Volkswagen adds €750M to European auto-loan ABS pipeline
Volkswagen Bank GmbH is making its second trip to the European securitization market this year.
The €750 million Driver Multi-Compartment S.A., Compartment Driver Fifteen transaction consists of two tranches of rated notes: €694.5 million tranche of Class A notes with a preliminary triple-A ratings from Moody’s Investors Service and S&P Global Ratings, and a €21.7 million tranche of Class B notes rated A1 (Moody's) and AA- (S&P). The Class A notes benefit from7.75% credit enhancement.
The Driver 15 deal, led through Lloyds Bank and Landesbank Baden, is a follow-up to VW Bank’s €900 million Driver 14 transaction in March — which was VW Bank’s first German auto-loan securitization since the 2015 emissions-cheating scandal that engulfed the company in global controversy.
The new deal is backed by 41,068 loans that VW Bank originated and services. The collateral is evenly split between new and used Volkswagen-branded vehicle models that include Volkswagen, Audi and Skoda. The loans have an average 3.5 years remaining on the original four-year contracts with an average outstanding balance of €18,412 — although the segment of loans with more than €30,000 owed on the vehicles exceeds 25% of the collateral.
A majority of the portfolio (88.93%) are balloon loans that repay the bulk of principal, more than 52%, on average, at the end of the contract.
The deal does not include a revolving period in which additional collateral can be added; none of the loans in the pool are delinquent.
Moody’s expects losses to reach 1.6% of the original principal balance over the life of the deal.
None of the vehicles in the Driver 15 pool are affected by the diesel emissions scandal. But Moody's cautions that Volkswagen has a systemic legacy issue of declining resale values for its used cars as sales plummet in the German diesel-engine vehicle market — and major cities such as Hamburg enact restrictions on the use of older diesel vehicles .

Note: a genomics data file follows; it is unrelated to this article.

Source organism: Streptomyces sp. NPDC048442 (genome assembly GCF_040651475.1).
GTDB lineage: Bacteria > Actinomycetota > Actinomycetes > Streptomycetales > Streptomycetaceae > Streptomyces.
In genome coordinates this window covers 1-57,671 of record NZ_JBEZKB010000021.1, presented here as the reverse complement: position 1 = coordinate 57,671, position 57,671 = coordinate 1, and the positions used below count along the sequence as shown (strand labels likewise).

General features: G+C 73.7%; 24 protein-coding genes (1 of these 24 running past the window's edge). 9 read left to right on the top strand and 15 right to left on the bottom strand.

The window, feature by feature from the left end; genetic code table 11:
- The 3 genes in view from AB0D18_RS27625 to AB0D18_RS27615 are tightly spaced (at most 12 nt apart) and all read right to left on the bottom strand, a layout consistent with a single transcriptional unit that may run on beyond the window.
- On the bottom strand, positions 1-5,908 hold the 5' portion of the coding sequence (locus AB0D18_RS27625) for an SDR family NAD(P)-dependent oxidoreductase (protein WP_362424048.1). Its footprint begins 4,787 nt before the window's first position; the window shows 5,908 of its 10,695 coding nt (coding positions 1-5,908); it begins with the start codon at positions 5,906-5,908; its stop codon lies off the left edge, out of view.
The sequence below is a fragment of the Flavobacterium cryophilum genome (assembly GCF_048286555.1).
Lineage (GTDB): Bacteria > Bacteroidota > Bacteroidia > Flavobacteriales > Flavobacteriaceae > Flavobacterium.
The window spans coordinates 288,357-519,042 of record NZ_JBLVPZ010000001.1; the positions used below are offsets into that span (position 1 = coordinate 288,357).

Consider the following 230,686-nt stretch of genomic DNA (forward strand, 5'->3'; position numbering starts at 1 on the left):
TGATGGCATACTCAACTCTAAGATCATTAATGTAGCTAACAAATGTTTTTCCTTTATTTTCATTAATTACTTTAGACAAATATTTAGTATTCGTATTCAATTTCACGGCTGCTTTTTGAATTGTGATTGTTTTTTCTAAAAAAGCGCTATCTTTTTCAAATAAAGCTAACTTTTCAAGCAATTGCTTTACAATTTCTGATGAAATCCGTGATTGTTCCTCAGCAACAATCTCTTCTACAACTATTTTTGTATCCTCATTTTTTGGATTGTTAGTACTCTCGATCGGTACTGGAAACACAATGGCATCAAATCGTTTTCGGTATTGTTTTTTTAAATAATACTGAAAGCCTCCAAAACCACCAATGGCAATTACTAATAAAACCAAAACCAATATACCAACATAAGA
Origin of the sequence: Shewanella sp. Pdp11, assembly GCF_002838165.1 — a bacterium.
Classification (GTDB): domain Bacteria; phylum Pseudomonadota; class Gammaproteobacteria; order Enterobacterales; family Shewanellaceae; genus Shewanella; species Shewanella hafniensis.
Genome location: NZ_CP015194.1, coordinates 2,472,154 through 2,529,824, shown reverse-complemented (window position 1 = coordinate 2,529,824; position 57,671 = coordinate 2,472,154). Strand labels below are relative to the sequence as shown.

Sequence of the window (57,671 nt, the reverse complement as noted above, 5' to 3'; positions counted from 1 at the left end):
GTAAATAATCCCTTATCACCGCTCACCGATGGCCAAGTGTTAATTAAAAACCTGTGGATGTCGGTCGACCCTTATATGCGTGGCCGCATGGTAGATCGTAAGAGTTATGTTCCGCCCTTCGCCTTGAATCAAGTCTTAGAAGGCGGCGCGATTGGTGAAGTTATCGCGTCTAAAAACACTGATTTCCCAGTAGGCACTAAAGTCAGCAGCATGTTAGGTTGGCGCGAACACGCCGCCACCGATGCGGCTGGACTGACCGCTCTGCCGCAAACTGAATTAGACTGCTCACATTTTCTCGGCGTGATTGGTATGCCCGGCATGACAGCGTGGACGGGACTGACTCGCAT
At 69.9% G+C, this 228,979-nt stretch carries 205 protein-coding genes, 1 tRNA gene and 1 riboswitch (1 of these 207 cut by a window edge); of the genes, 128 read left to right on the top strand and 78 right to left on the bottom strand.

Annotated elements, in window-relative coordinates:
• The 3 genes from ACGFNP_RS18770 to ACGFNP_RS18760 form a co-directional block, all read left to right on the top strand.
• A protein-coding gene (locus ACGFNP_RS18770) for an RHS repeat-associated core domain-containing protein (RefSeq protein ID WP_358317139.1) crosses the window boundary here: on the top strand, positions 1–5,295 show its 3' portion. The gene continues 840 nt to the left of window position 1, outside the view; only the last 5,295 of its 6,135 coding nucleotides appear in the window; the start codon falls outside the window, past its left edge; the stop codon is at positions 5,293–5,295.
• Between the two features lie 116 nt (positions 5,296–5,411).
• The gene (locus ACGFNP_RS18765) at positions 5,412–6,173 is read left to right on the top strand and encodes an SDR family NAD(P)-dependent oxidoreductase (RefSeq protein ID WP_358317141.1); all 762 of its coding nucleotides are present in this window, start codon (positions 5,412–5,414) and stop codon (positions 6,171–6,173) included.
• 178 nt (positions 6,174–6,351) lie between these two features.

“The public and political debate about the future of diesel engines has heated up in recent months due to new proposals restricting diesel cars in various metropolitan areas in Europe,” the presale report states.
VW Bank (a regulated firm that carries investment-grade corporate and credit ratings from Moody’s) is the largest auto financing company in Europe, and an affiliate of the €186.9 billion asset Volkswagen Financial Services, the captive-finance division of Volkswagen AG that also covers VW Leasing GmbH and VW’s U.S. Canadian and Spanish financial firms.
Volkswagen’s new deal continues a strong 2018 push into securitization by VW Bank and its parent to further diversify its financing requirements. The finance company made its debut securitization in Italy in April, and in June returned to the U.S. asset-backed market for the first time in four years with a $1 billion bond offering backed by new- and used-car loans from VW Credit, a subsidiary of Volkswagen Group of America.
This year's return to the German auto-loan ABS market was a milestone for VW Bank, which since 2016 had only marketed lease-backed securitizations domestically and asset-backed deals of its originations in other European markets (France, U.K., and Spain) in the wake of the 2015 diesel-engine emissions cheating scandal that led to a recall of 11 million vehicles worldwide.
In the interim, VW Financial Services has relied on its Pan-European securitizations and its commercial paper program (such as a €5 billion multicurrency issuance in 2017) for funding before the eurobond market welcomed the company back late last year.
The company has issued €2.5 billion in investment-grade European bonds this year, as well as a first-time bond issuance into the Russian Federation for a deal valued at €70 million.